On 3/21/06, [EMAIL PROTECTED] (Heyman, Michael) wrote:

>Gutterman, Pinkas, and Reinman have produced a nice as-built-specification and 
>analysis of the Linux 
>random number generator.
>
>>From <http://eprint.iacr.org/2006/086.pdf>:
>
>...
>
>” Since randomness is often consumed in a multi-user environment, it makes 
>sense to generalize the BH 
>model to such environments. Ideally, each user should have its own 
>random-number generator, and these 
>generators should be refreshed with different data which is all derived from 
>the entropy sources 
>available to the system (perhaps after going through an additional PRNG). This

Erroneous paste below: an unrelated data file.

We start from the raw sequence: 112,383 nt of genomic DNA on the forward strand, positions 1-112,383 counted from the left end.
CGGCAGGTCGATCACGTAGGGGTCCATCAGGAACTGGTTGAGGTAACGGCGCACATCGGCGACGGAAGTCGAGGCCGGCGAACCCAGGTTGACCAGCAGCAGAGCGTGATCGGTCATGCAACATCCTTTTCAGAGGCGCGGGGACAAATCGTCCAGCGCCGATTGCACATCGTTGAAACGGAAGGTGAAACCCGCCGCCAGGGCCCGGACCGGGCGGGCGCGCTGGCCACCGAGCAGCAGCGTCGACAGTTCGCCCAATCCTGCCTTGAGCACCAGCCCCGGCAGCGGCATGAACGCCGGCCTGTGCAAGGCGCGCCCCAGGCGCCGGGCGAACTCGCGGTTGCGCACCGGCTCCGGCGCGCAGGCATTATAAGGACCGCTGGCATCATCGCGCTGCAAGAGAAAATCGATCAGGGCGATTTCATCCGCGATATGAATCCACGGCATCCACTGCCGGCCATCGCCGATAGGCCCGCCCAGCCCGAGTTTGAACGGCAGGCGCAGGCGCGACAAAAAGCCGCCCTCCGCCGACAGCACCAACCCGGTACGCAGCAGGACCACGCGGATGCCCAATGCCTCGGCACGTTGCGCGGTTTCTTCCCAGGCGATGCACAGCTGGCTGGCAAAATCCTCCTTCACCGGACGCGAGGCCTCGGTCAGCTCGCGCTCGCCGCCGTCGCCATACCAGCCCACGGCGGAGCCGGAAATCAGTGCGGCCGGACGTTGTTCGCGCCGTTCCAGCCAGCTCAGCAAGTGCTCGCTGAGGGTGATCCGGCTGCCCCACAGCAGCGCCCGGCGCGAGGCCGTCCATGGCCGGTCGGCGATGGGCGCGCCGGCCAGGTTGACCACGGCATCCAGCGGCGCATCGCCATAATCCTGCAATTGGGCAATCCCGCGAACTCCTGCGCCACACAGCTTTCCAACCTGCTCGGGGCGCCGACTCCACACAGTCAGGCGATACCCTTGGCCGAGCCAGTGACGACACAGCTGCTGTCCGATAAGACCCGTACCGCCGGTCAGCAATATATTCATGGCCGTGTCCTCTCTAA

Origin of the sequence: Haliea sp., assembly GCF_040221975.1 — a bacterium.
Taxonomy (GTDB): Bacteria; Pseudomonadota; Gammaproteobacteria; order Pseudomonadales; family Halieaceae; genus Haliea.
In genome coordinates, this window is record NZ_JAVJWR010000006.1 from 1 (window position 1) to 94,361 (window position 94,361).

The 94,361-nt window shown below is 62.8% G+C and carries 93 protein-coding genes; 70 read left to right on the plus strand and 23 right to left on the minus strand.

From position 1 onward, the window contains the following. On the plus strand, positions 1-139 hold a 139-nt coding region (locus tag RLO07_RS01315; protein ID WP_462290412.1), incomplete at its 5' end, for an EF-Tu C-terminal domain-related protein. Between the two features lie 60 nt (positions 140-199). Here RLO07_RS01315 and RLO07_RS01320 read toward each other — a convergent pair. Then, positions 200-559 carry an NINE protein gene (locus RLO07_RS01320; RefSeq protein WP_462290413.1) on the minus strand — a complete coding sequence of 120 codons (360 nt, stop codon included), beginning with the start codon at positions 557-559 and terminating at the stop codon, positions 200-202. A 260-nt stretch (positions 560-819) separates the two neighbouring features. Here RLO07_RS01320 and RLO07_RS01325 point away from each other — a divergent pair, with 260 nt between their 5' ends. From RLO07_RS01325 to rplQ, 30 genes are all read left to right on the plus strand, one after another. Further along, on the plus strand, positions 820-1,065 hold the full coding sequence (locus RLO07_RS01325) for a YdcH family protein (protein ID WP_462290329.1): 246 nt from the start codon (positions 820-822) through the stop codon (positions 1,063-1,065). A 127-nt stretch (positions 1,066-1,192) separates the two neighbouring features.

>architecture should 
>prevent denial-of-service attacks, and prevent one user from learning about 
>the randomness used by 
>other users

One of my pet peeves: The idea that the "user" is the proper atom of
protection in an OS.

My threat model includes different programs run by one (human) user.  If
a Trojan, running as part of my userID, can learn something about the
random numbers harvested by my browser/gpg/ssh etc., then it can start
to attack the keys used by those applications, even if the OS does a
good job of keeping the memory spaces separate and protected.

Cheers - Bill

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Bill Frantz        | The first thing you need   | Periwinkle 
(408)356-8506      | when using a perimeter     | 16345 Englewood Ave
www.pwpconsult.com | defense is a perimeter.    | Los Gatos, CA 95032

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